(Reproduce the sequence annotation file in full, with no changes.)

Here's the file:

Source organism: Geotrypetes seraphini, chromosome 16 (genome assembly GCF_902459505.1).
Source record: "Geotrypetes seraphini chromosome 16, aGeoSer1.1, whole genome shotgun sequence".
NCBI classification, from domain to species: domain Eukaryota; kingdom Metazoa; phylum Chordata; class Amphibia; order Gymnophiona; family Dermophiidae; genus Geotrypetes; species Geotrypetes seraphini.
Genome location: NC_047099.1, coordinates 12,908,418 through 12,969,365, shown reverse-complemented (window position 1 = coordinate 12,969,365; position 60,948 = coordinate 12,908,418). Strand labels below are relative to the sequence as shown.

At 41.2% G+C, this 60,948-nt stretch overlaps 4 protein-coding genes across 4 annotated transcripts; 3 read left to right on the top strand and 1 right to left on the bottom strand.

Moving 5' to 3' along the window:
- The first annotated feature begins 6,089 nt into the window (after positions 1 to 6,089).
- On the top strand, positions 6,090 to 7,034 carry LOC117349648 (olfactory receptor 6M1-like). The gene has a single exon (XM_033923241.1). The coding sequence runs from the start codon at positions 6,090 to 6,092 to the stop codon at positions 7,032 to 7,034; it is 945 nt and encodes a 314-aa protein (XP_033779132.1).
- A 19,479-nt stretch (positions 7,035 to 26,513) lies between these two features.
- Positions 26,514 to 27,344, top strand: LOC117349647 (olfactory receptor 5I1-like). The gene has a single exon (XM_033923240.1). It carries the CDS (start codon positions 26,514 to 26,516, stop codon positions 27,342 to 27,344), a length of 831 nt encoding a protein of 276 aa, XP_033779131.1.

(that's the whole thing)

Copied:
Source organism: Geotrypetes seraphini, chromosome 16 (genome assembly GCF_902459505.1).
Source record: "Geotrypetes seraphini chromosome 16, aGeoSer1.1, whole genome shotgun sequence".
NCBI classification, from domain to species: domain Eukaryota; kingdom Metazoa; phylum Chordata; class Amphibia; order Gymnophiona; family Dermophiidae; genus Geotrypetes; species Geotrypetes seraphini.
Genome location: NC_047099.1, coordinates 12,908,418 through 12,969,365, shown reverse-complemented (window position 1 = coordinate 12,969,365; position 60,948 = coordinate 12,908,418). Strand labels below are relative to the sequence as shown.

At 41.2% G+C, this 60,948-nt stretch overlaps 4 protein-coding genes across 4 annotated transcripts; 3 read left to right on the top strand and 1 right to left on the bottom strand.

Moving 5' to 3' along the window:
- The first annotated feature begins 6,089 nt into the window (after positions 1 to 6,089).
- On the top strand, positions 6,090 to 7,034 carry LOC117349648 (olfactory receptor 6M1-like). The gene has a single exon (XM_033923241.1). The coding sequence runs from the start codon at positions 6,090 to 6,092 to the stop codon at positions 7,032 to 7,034; it is 945 nt and encodes a 314-aa protein (XP_033779132.1).
- A 19,479-nt stretch (positions 7,035 to 26,513) lies between these two features.
- Positions 26,514 to 27,344, top strand: LOC117349647 (olfactory receptor 5I1-like). The gene has a single exon (XM_033923240.1). It carries the CDS (start codon positions 26,514 to 26,516, stop codon positions 27,342 to 27,344), a length of 831 nt encoding a protein of 276 aa, XP_033779131.1.